During this three-day conference, some interesting themes were discussed. The gender dimension was discussed this year for the first time. A participatory brainstorming session looked to the reasons why a gender perspective should be introduced in Ten-T Projects and corridors and how to include it. Ms Elisabeth Kotthaus, Head of Unit, DG Mobility and Transport at the European Commission together with Ms Maja Roginska, Economist, European Invest Bank (EIB) moderated the exchange and brainstorming session between participants. Among interesting inputs, we can mention the need for more services for women, more involvement of women as experts, more accessibility on infrastructure for them, a better image requested to allow women to access better positions (…)

Ms Bulc finally concluded by saying that women are part of the system. “Only 22% of the workforce in Transport are women”. It needs to become part of the agenda.

ERTMS, the European Rail Traffic Management System, was another topic discussed during the conference. A parallel session grouped together several high-level speakers. Among them, Karel Vinck, ERTMS Coordinator who highlighted the need to have an interoperability more competitive. He said “For signalling, we need less investment but more impact, improvement. We have the specifications that are implemented. We have a European deployment and we can accelerate. DG Move is now really active and motivated. There are still different views of the deployment (cross boarders). There is a lot of resistance in the national bodies for the regulations. We can progress in terms of implementation of ERTMS. The cost is also one of the important items, the engineering cost. We need more competent capabilities in terms of qualification and attitudes. We should have a broader vision”.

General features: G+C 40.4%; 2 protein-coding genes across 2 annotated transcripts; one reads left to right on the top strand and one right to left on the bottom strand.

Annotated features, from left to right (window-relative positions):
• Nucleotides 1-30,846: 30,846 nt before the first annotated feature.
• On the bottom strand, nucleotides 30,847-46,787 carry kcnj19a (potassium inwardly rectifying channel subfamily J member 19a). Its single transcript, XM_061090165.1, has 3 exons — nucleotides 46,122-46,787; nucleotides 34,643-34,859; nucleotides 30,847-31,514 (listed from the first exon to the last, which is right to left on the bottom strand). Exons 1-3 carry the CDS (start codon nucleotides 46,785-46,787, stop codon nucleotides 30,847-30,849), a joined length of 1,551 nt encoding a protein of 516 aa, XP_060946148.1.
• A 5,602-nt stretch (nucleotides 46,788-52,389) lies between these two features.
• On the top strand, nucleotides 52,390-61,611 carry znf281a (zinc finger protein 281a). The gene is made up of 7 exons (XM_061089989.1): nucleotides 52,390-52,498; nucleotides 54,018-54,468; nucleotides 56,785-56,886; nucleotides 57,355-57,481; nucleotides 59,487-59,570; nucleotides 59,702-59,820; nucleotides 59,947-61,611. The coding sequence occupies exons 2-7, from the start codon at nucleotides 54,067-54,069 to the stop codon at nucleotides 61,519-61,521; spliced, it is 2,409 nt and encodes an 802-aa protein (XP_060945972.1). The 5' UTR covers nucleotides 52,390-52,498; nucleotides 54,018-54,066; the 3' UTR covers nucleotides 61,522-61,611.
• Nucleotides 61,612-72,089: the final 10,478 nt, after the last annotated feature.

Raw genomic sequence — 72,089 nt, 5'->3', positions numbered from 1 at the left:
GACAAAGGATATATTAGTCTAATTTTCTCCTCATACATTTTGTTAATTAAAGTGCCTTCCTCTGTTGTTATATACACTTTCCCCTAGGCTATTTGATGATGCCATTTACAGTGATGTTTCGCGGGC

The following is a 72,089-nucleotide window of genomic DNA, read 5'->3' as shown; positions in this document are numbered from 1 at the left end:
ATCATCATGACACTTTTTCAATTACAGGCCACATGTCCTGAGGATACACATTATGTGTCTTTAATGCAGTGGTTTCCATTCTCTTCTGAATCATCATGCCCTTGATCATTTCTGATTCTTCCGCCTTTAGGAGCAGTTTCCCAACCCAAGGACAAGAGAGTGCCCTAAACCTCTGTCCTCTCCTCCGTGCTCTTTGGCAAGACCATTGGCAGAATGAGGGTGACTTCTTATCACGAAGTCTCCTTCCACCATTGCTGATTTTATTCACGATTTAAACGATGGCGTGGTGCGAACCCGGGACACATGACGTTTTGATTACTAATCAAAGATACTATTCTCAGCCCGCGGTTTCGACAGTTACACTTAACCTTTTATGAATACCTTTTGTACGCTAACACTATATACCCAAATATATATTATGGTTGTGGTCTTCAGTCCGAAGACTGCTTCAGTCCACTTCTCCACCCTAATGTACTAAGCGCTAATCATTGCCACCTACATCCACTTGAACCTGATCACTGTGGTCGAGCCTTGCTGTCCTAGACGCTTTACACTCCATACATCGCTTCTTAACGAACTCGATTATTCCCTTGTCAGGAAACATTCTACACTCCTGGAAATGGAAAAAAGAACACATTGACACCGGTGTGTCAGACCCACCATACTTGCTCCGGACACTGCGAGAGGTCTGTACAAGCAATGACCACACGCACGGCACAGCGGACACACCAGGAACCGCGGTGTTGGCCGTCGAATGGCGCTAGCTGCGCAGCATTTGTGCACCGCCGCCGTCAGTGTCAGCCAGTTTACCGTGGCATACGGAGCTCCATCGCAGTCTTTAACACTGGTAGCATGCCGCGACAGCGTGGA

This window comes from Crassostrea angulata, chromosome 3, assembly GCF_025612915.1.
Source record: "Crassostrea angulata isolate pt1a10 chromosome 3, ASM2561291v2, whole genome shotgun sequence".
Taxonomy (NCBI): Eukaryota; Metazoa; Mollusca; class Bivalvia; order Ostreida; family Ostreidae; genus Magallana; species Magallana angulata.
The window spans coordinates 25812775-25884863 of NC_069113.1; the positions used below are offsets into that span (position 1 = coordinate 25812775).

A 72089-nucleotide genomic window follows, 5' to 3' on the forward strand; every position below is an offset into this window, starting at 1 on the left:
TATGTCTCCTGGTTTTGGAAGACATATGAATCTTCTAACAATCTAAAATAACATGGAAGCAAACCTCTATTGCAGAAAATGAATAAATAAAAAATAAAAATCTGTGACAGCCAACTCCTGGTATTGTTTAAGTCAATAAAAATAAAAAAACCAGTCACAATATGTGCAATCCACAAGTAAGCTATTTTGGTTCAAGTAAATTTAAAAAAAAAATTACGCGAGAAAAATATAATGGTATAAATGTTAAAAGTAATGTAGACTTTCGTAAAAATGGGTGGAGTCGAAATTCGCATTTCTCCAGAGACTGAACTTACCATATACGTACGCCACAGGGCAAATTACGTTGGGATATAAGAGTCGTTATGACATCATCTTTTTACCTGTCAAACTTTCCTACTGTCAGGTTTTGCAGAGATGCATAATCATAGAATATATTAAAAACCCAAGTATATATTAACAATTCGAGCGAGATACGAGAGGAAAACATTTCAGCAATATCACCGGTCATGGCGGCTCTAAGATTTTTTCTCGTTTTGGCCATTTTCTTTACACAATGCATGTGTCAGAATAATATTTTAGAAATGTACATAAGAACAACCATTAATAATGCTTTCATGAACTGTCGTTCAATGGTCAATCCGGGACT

Another session dedicated on rail freight (how to boost it) gave the opportunity to discuss about operational and infrastructure priorities. This session provided the participants with an overview of the EU Commission support at the benefice of the rail infrastructure. The panellists spoke about the cross-boarders that have to be harmonised. The coordination between infrastructure managers has to be improved.

Mr Josef Doppelbauer, Executive Director, European Union Agency for Railways (ERA) said: “the targets that we have to achieve are:

  • Fragmentation
  • The area of interoperability
  • Operations: we still have different operational rules and this causes delays
  • Multimodality: this will be essential for the survival of rail freight. We have significant weaknesses. We need to boost our activities in this area”.

For further information, please contact Florence Albert, UIC Senior Communications Advisor:

albert@uic.org